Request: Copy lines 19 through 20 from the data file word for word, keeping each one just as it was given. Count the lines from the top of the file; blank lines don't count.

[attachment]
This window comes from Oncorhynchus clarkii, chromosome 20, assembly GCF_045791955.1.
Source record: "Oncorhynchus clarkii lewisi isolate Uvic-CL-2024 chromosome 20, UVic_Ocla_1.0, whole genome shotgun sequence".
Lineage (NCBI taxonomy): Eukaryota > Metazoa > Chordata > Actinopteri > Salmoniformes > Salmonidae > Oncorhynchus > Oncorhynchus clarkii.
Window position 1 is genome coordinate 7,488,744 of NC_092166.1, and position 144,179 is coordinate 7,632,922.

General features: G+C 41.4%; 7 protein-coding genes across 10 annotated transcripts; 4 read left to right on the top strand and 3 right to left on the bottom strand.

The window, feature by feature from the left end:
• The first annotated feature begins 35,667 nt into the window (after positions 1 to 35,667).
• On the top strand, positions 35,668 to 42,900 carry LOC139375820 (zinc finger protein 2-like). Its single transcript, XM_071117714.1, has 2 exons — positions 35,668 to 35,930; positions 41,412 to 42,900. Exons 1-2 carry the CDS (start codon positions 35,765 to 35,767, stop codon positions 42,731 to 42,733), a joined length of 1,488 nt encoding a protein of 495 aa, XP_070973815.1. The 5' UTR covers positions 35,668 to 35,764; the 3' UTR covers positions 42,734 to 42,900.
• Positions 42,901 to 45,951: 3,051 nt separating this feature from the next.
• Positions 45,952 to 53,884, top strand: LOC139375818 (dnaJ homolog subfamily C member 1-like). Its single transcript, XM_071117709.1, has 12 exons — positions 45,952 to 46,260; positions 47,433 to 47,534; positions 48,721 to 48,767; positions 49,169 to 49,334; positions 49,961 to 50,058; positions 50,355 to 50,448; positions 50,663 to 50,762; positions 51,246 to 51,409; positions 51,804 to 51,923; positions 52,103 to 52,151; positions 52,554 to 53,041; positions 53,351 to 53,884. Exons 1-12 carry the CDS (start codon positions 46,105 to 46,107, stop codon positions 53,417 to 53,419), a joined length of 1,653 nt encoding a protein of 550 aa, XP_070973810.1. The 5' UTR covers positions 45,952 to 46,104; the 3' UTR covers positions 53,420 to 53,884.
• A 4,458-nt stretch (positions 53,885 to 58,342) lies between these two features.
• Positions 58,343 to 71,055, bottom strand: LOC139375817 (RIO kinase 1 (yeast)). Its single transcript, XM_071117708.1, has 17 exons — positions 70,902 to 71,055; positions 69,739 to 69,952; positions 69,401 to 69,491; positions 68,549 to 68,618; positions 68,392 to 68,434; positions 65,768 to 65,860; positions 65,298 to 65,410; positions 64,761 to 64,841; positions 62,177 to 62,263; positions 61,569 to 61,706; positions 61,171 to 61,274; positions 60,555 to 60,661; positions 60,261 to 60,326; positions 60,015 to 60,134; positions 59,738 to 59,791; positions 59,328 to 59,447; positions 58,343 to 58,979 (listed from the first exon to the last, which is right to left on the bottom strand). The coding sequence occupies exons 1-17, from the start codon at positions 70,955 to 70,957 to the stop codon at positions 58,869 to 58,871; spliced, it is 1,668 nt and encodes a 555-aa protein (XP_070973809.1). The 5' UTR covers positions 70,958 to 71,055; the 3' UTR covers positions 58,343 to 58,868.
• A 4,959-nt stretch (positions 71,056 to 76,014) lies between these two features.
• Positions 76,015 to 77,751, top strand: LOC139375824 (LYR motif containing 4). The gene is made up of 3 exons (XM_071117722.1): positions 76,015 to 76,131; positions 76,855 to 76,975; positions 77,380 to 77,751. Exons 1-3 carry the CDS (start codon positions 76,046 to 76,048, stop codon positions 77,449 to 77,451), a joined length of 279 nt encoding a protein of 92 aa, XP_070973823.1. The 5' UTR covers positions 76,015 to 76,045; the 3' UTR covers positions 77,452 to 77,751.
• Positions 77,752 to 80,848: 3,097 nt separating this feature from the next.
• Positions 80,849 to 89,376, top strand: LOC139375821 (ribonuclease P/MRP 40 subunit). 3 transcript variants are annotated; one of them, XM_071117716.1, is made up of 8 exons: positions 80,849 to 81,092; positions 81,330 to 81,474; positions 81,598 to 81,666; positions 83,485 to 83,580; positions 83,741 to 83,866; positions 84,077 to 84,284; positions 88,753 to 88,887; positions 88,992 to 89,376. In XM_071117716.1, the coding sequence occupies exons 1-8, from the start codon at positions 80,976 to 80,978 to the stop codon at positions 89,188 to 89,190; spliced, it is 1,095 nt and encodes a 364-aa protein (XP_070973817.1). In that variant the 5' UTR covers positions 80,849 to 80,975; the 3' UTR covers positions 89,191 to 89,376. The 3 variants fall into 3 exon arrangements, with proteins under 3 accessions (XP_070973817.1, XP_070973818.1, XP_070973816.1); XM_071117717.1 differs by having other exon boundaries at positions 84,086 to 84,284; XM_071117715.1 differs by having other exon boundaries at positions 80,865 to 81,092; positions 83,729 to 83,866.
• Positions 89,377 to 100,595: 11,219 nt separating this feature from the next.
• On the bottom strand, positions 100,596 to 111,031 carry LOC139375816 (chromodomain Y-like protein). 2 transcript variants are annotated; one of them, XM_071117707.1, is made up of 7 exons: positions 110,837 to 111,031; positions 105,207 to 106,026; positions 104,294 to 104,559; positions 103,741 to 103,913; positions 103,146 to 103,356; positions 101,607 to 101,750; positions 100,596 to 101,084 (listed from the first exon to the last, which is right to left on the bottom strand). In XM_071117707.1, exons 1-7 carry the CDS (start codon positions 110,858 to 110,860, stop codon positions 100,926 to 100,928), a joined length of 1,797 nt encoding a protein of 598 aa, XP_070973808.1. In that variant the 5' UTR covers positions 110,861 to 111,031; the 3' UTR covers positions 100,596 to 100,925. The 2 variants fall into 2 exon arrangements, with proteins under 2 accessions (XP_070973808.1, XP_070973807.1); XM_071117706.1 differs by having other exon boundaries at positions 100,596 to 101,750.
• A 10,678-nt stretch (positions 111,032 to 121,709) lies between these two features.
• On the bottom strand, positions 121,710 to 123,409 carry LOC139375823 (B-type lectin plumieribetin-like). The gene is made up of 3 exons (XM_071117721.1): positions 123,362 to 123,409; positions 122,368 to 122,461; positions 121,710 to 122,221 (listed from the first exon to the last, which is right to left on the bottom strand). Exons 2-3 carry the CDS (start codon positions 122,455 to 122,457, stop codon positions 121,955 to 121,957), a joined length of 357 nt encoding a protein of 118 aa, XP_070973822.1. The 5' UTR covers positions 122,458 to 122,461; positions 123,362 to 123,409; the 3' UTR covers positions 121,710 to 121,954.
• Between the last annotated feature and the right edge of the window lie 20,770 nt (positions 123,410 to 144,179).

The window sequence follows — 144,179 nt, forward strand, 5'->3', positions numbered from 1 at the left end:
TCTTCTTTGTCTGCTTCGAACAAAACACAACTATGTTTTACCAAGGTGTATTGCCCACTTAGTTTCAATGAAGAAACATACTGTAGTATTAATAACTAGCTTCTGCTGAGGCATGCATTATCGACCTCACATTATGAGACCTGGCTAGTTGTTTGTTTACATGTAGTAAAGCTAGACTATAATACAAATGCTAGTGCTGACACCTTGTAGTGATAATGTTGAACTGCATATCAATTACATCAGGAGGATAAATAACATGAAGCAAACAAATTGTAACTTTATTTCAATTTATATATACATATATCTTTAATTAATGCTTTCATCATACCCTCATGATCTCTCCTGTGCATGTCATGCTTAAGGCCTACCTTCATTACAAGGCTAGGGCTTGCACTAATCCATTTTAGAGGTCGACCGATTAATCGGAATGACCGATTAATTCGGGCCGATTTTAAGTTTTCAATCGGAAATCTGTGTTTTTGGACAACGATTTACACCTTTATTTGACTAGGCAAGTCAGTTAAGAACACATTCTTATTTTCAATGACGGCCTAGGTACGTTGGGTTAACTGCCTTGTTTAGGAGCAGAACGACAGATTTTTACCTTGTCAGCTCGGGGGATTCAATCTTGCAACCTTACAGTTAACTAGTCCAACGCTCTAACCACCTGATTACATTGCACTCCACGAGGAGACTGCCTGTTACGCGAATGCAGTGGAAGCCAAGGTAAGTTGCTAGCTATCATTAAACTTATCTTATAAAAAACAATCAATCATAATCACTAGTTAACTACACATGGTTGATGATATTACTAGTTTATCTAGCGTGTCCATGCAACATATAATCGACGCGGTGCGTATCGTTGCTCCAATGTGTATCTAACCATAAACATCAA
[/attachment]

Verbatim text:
• A 10,678-nt stretch (positions 111,032 to 121,709) lies between these two features.
• On the bottom strand, positions 121,710 to 123,409 carry LOC139375823 (B-type lectin plumieribetin-like). The gene is made up of 3 exons (XM_071117721.1): positions 123,362 to 123,409; positions 122,368 to 122,461; positions 121,710 to 122,221 (listed from the first exon to the last, which is right to left on the bottom strand). Exons 2-3 carry the CDS (start codon positions 122,455 to 122,457, stop codon positions 121,955 to 121,957), a joined length of 357 nt encoding a protein of 118 aa, XP_070973822.1. The 5' UTR covers positions 122,458 to 122,461; positions 123,362 to 123,409; the 3' UTR covers positions 121,710 to 121,954.